University of Hong Kong opens mixed reality classroom in Metaverse

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The Hong Kong University of Science and Technology (HKUST) has announced it will host the launch party of a virtual reality classroom above the Metaverse on September 1. The launch marks the beginning of HKUST’s plan to promote immersive learning by building a virtual campus in the Metaverse, to be called MetaHKUST.

An academic from the HKUST institution told South China Morning Post that the launch of the mixed reality classroom is the opening of a new campus in the city of Guangzhou, Hong Kong. Pan Hui, professor of computational media and arts at the Guangzhou campus, added that:

“Many guests may be abroad and unable to attend [the opening]so we will host it in the metaverse.”

By building MetaHKUST, the institution plans to create a learning environment that virtually connects the two campuses – in Hong Kong and Guangzhou. By virtually connecting the campuses, HKUST hopes to help students overcome geographic limitations when attending classes.

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As universities around the world have moved to services like Zoom to deliver online classes during the COVID-19 pandemic, Hui believes that learning in the Metaverse is a better option for students as it fosters a greater degree of interaction, adding to it:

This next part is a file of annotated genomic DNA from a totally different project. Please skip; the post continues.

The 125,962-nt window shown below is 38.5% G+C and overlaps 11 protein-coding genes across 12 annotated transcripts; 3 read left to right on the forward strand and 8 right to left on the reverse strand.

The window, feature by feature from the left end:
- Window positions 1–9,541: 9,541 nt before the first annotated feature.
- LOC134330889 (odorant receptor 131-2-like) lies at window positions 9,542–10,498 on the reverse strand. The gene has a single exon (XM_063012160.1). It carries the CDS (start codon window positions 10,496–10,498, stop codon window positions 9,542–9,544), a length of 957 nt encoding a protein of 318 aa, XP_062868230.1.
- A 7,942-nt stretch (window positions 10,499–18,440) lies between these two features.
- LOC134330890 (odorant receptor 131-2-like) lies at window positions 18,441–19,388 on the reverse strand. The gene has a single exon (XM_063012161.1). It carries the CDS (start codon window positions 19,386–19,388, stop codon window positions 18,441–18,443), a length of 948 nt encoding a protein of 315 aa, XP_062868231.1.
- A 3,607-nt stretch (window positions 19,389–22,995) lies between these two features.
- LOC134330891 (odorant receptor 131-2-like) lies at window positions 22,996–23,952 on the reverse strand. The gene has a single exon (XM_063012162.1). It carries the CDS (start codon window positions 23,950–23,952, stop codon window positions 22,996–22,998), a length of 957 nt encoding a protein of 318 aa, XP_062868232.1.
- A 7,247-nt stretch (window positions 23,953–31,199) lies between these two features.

“Virtual reality makes you feel like you’re there. How you interact with students around you will increase your learning outcomes.”

Despite the burgeoning technology, Wang Yang, VP for institutional advancement at HKUST, said the metaverse was “here to stay.”

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Related: Marriages and lawsuits can be held in the Metaverse

In addition to the long list of use cases Metaverse has to offer, Edwin Tong, Singapore’s second law minister, commented on the use of the nascent technology in legal marriage, litigation and government services.

Tong supported his statement by highlighting instances where intimate events such as the solemnization of marriages were held in the Metaverse, adding:

“It would not be inconceivable that, in addition to the registration of marriages, other government services will soon also be accessible online via the Metaverse.”

Tong stated that the addition of such technology would not prevent traditional offline hearings from taking place and rather suggested an “integrated platform” that could boost the dispute resolution process. He noted that “there can always be a hybrid element.”

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